Popular Medicare supplement faces new hurdles

Fred Lobitz
Fred Lobitz's mother was a victim of fraud by a Victoria, Minn. insurance agent selling Medicare Advantage. The agent lost her license and was fined $2,000. Lobitz say the penalty is too light.
MPR Photo/Dan Olson

Medicare Advantage policies sell like hotcakes.

Nearly 1 in 5 people eligible for Medicare in this country have bought a version of Medicare Advantage, the ratio in Minnesota is 1 in 3. Insurance agents tell customers buying a Medicare Advantage policy gives them more coverage for no extra money.

That's true. In fact among the hundreds of versions for sale there are Medicare Advantage insurance policies that are more efficient in Medicare care delivery than traditional Medicare.

However, some are not, according to Paul Precht with the Medicare Rights Center, an advocacy group in New York City. Taxpayers are footing the bill for the inefficient plans, he says.

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"If you join a Medicare Advantage plan and are getting additional benefits and you are not paying the premium that's because the government is paying the premium directly to the plan through a subsidy," he says.

Edwin Park, co-author of a new study for the Center on Budget and Policy Priorities in Washington, D. C. says the subsidy is about $1,000 per Medicare Advantage policy holder.

"It costs more to cover a beneficiary in Medicare Advantage than it does in traditional Medicare," he says.

Paul Hanson
Paul Hanson is chief examiner for market conduct at the Minnesota Department of Commerce, where he encounters numerous examples of insurance agent fraud regarding the sale of Medicare Advantage policies in Minnesota. The department, on a finding of guilt, revokes the agent's license and levies a fine, and sometimes seeks criminal prosecution.
MPR Photo/Dan Olson

President Obama proposes cutting Medicare Advantage payments to insurance companies last week in his proposed budget. His plan would transfer funding from to pay for his health care proposals.

Robert Zirkelbach, the spokesman for America's Health Insurance Plans, an insurance trade group, says the companies don't like the idea. "This proposal asks seniors and Medicare Advantage to fund a disproportionate share of the cost to reform the health care system. Thirty percent of the new costs for this health care reform would come out of the Medicare Advantage program," he says.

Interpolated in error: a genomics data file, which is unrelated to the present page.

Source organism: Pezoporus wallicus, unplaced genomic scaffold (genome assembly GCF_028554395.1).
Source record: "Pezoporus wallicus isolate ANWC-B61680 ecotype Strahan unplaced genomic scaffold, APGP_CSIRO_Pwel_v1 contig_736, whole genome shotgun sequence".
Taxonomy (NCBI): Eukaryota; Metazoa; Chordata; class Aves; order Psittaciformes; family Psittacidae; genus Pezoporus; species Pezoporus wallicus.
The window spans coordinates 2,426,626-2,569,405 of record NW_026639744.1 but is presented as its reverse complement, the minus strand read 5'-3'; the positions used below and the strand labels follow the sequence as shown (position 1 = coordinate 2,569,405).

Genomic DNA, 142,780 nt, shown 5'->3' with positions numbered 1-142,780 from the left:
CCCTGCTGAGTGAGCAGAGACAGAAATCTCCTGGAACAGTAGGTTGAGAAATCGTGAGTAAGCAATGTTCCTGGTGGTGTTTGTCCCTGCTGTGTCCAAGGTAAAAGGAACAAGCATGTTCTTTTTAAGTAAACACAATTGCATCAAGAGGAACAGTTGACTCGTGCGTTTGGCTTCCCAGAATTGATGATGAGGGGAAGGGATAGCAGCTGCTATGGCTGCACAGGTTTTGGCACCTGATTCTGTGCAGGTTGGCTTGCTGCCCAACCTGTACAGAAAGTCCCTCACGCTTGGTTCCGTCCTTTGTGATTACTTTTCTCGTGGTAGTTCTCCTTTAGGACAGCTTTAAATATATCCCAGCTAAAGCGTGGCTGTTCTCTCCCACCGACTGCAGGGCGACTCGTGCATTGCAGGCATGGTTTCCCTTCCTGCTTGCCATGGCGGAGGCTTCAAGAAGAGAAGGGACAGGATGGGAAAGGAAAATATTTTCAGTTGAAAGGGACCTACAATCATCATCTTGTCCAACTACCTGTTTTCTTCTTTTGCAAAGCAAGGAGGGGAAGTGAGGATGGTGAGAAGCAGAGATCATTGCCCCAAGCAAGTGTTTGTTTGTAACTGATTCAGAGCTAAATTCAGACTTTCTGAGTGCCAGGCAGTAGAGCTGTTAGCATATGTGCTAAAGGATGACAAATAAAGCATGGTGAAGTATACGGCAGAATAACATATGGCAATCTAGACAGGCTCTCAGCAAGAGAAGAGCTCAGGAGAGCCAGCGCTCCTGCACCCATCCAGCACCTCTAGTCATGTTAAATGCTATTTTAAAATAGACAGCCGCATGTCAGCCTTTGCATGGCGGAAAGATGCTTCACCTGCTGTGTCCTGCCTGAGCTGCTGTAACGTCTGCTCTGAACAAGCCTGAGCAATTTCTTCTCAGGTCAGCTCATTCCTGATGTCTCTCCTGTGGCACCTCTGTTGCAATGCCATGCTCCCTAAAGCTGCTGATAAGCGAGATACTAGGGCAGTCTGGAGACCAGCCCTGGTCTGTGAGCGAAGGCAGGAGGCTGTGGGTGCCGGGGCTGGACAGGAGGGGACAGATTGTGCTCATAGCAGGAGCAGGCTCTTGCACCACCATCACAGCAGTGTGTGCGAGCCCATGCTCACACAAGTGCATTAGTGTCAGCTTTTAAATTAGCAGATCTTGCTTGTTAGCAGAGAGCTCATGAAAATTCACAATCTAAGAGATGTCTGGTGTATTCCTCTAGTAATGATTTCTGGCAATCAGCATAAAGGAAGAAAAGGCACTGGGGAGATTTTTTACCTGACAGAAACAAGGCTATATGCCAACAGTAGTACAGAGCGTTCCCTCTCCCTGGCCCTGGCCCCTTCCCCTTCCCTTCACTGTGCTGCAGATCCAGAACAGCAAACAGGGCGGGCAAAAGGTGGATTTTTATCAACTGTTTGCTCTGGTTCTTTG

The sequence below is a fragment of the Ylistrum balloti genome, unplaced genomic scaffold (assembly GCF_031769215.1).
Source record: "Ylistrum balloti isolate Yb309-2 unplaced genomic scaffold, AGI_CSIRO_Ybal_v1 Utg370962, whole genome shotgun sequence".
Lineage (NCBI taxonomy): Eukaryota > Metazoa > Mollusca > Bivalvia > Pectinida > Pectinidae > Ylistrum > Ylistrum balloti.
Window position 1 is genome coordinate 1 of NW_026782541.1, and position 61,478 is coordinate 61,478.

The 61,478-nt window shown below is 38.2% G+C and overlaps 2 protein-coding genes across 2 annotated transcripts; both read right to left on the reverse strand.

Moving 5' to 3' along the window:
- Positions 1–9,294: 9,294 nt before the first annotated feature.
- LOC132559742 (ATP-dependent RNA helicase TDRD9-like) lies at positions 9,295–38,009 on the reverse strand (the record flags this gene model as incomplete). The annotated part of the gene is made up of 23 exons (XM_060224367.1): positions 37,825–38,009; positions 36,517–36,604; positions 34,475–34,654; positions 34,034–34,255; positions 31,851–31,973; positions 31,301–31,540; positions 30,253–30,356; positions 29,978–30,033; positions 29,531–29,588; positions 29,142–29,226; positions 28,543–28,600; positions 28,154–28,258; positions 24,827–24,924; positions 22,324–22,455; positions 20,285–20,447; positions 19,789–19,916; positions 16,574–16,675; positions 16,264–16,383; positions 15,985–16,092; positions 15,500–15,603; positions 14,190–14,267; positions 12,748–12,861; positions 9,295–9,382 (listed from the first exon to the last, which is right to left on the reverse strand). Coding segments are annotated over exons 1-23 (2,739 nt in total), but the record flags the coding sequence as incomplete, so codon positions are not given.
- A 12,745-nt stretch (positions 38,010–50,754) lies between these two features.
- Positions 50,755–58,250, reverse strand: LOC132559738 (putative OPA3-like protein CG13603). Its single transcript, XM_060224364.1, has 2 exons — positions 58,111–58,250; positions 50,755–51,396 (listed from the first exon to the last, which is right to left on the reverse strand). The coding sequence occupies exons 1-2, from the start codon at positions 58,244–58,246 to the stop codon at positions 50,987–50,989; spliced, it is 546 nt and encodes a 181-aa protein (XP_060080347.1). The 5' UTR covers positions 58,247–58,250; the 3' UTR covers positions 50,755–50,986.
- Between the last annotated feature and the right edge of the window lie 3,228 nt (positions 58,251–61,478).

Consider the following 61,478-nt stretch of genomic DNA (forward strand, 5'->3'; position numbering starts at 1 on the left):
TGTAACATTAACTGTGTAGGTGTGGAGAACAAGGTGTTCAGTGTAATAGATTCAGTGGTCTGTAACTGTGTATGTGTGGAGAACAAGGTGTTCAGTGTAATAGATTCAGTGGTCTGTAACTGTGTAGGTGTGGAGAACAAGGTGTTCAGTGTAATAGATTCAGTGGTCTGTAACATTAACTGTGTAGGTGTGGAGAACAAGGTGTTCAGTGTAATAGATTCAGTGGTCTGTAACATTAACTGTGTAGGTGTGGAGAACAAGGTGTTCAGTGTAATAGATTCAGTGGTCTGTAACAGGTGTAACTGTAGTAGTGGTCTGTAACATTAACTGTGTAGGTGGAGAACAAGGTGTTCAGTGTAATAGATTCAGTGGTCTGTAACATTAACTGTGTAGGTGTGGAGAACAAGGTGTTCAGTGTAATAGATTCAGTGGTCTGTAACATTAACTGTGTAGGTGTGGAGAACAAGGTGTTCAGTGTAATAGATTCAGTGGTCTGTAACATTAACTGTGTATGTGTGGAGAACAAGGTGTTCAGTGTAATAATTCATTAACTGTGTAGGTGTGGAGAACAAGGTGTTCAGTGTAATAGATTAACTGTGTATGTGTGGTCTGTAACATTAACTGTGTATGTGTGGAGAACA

Actually, what Zirkelbach describes as, "the cost," would be born by the insurance companies themselves. They'd lose some of their profit, the money that comes from the taxpayer subsidy of Medicare Advantage policies.

As early as the l980's and then with a big increase in subsidies during the just ended Bush administration, Medicare Advantage was viewed as a more efficient private sector alternative to the government's Medicare program.

The opposite appears to be true.

The Government Accountability Office reports taxpayers have spent billions in subsidies for Medicare Advantage with more than half the money going to insurance companies as profits.

The profits invite abuses.

There are hundreds of Medicare Advantage products in the market place. Some appear to be good deals but the terms are not easy to understand and they change often.

Minnesota Department of Commerce regulators believe many sales abuses by agents go unreported.

Fred Lobitz, who lives near Norwood, a small town west of the Twin Cities, points to a photo copy of a Medicare Advantage application filled out for his mother. Lobitz and his sister have power of attorney for their mother, but neither of them filled out the form. It was completed and signed by an insurance agent who forged their mother's signature.

"This is my sister's signature on the application she filled out. This is the fraudulent one," he says.

The forgery brought the agent a commission and switched Lobitz's mother from one kind of Medicare coverage to a Medicare Advantage product.

Lobitz and his sister complained to the Minnesota Department of Commerce when they noticed the switch. The Victoria, Minnesota insurance agent who committed the forgery, Cheryl Barnes, lost her license last year and was fined $2,000.

Problems with insurance agents selling Medicare Advantage products are increasing, state officials say.

A current case involves an Inver Grove Heights agent allegedly signing up elderly people for Medicare Advantage advantage policies even though they told the agent they didn't want to sign up for anything, according to Paul Hanson, the chief examiner for market conduct for the Department of Commerce.

"People would (tell) her, 'Well I'm not enrolling now...' and they'd be told, 'They're not being enrolled now, this is just for the future...' for whatever reason, and then they'd find out they had been enrolled and they'd been disenrolled from their existing coverage," Hanson says.

A handful to as many as a dozen agents have lost their licenses or been fined because of Medicare Advantage sales abuses, state commerce officials say.

New federal rules have reined in some of the most egregious sales tactics.

The Obama administration's effort to redirect subsidies of Medicare Advantage policies to help fund care for uninsured Americans is likely to spark a vigorous response from insurance companies and their allies in Congress.